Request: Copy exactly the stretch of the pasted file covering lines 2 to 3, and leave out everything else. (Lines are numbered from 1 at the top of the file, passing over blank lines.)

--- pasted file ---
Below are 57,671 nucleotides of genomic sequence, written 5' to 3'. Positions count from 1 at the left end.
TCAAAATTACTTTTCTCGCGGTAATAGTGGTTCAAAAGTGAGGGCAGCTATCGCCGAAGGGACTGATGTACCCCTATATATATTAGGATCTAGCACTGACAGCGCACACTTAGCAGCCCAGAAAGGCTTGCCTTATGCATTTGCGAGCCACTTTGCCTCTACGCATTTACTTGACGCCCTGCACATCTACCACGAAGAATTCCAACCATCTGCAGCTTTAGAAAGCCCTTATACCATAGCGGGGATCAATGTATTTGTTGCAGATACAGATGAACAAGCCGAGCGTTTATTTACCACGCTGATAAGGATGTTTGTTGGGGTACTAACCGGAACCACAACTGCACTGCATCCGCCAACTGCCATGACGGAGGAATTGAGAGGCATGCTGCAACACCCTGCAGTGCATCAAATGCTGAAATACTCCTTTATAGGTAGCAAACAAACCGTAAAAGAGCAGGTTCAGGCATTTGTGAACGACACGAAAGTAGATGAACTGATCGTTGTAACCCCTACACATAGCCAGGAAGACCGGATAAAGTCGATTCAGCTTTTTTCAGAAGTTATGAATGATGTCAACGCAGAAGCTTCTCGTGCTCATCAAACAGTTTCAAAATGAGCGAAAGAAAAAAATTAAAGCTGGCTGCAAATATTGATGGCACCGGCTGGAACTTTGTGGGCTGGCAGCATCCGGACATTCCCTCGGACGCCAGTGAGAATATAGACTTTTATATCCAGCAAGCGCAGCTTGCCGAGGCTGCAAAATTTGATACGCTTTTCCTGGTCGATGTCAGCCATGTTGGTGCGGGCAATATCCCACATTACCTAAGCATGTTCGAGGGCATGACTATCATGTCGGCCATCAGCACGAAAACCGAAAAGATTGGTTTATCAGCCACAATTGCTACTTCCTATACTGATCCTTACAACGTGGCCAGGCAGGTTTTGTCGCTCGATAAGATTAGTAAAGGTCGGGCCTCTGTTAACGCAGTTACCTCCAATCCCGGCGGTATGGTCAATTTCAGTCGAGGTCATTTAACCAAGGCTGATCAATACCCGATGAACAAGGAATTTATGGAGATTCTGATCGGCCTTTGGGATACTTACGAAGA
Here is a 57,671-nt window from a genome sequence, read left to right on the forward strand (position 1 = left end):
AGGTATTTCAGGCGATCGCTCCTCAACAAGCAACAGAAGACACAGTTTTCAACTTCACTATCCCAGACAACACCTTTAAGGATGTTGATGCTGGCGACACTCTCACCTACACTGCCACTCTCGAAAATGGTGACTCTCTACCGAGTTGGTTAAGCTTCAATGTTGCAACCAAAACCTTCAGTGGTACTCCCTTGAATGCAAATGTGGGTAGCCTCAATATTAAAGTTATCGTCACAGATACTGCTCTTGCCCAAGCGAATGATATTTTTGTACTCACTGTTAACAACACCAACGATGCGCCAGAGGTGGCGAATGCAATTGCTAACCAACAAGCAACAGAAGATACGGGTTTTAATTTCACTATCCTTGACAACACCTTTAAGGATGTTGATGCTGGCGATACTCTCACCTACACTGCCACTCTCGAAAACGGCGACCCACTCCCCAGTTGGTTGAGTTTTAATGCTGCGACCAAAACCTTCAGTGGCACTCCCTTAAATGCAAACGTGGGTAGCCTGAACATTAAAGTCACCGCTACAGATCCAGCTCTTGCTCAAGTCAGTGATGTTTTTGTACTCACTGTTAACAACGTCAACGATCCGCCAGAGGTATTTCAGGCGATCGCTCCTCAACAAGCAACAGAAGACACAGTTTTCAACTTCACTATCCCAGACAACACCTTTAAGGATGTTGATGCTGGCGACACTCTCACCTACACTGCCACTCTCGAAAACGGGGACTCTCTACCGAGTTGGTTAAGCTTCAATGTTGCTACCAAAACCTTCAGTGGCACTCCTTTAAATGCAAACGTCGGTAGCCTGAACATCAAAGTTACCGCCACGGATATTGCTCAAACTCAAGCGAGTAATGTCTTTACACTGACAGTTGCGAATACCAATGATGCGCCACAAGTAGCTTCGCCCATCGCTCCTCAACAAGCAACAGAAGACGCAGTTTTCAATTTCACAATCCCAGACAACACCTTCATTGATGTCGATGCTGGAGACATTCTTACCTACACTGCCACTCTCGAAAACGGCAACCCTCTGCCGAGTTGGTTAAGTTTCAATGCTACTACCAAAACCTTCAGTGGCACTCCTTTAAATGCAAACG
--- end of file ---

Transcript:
TCAAAATTACTTTTCTCGCGGTAATAGTGGTTCAAAAGTGAGGGCAGCTATCGCCGAAGGGACTGATGTACCCCTATATATATTAGGATCTAGCACTGACAGCGCACACTTAGCAGCCCAGAAAGGCTTGCCTTATGCATTTGCGAGCCACTTTGCCTCTACGCATTTACTTGACGCCCTGCACATCTACCACGAAGAATTCCAACCATCTGCAGCTTTAGAAAGCCCTTATACCATAGCGGGGATCAATGTATTTGTTGCAGATACAGATGAACAAGCCGAGCGTTTATTTACCACGCTGATAAGGATGTTTGTTGGGGTACTAACCGGAACCACAACTGCACTGCATCCGCCAACTGCCATGACGGAGGAATTGAGAGGCATGCTGCAACACCCTGCAGTGCATCAAATGCTGAAATACTCCTTTATAGGTAGCAAACAAACCGTAAAAGAGCAGGTTCAGGCATTTGTGAACGACACGAAAGTAGATGAACTGATCGTTGTAACCCCTACACATAGCCAGGAAGACCGGATAAAGTCGATTCAGCTTTTTTCAGAAGTTATGAATGATGTCAACGCAGAAGCTTCTCGTGCTCATCAAACAGTTTCAAAATGAGCGAAAGAAAAAAATTAAAGCTGGCTGCAAATATTGATGGCACCGGCTGGAACTTTGTGGGCTGGCAGCATCCGGACATTCCCTCGGACGCCAGTGAGAATATAGACTTTTATATCCAGCAAGCGCAGCTTGCCGAGGCTGCAAAATTTGATACGCTTTTCCTGGTCGATGTCAGCCATGTTGGTGCGGGCAATATCCCACATTACCTAAGCATGTTCGAGGGCATGACTATCATGTCGGCCATCAGCACGAAAACCGAAAAGATTGGTTTATCAGCCACAATTGCTACTTCCTATACTGATCCTTACAACGTGGCCAGGCAGGTTTTGTCGCTCGATAAGATTAGTAAAGGTCGGGCCTCTGTTAACGCAGTTACCTCCAATCCCGGCGGTATGGTCAATTTCAGTCGAGGTCATTTAACCAAGGCTGATCAATACCCGATGAACAAGGAATTTATGGAGATTCTGATCGGCCTTTGGGATACTTACGAAGA
Here is a 57,671-nt window from a genome sequence, read left to right on the forward strand (position 1 = left end):